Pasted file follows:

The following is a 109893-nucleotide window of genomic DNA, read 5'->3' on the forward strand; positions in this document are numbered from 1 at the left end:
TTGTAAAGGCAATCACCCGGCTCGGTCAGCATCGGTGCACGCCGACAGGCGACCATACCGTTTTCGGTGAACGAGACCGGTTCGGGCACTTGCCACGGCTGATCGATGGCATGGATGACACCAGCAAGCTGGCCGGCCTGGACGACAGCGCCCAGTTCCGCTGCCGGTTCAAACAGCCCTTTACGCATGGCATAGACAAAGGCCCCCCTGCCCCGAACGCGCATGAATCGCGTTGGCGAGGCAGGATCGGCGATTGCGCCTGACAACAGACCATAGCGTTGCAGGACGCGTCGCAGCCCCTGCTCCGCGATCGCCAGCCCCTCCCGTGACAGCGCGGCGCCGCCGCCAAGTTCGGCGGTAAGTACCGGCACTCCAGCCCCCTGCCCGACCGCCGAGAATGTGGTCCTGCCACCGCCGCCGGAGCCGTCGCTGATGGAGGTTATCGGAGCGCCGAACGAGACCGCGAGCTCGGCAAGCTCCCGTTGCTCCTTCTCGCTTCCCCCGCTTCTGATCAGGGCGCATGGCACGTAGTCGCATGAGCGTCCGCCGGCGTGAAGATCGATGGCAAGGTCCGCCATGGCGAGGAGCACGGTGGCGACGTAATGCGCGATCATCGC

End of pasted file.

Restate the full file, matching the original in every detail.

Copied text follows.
The following is a 109893-nucleotide window of genomic DNA, read 5'->3' on the forward strand; positions in this document are numbered from 1 at the left end:
TTGTAAAGGCAATCACCCGGCTCGGTCAGCATCGGTGCACGCCGACAGGCGACCATACCGTTTTCGGTGAACGAGACCGGTTCGGGCACTTGCCACGGCTGATCGATGGCATGGATGACACCAGCAAGCTGGCCGGCCTGGACGACAGCGCCCAGTTCCGCTGCCGGTTCAAACAGCCCTTTACGCATGGCATAGACAAAGGCCCCCCTGCCCCGAACGCGCATGAATCGCGTTGGCGAGGCAGGATCGGCGATTGCGCCTGACAACAGACCATAGCGTTGCAGGACGCGTCGCAGCCCCTGCTCCGCGATCGCCAGCCCCTCCCGTGACAGCGCGGCGCCGCCGCCAAGTTCGGCGGTAAGTACCGGCACTCCAGCCCCCTGCCCGACCGCCGAGAATGTGGTCCTGCCACCGCCGCCGGAGCCGTCGCTGATGGAGGTTATCGGAGCGCCGAACGAGACCGCGAGCTCGGCAAGCTCCCGTTGCTCCTTCTCGCTTCCCCCGCTTCTGATCAGGGCGCATGGCACGTAGTCGCATGAGCGTCCGCCGGCGTGAAGATCGATGGCAAGGTCCGCCATGGCGAGGAGCACGGTGGCGACGTAATGCGCGATCATCGC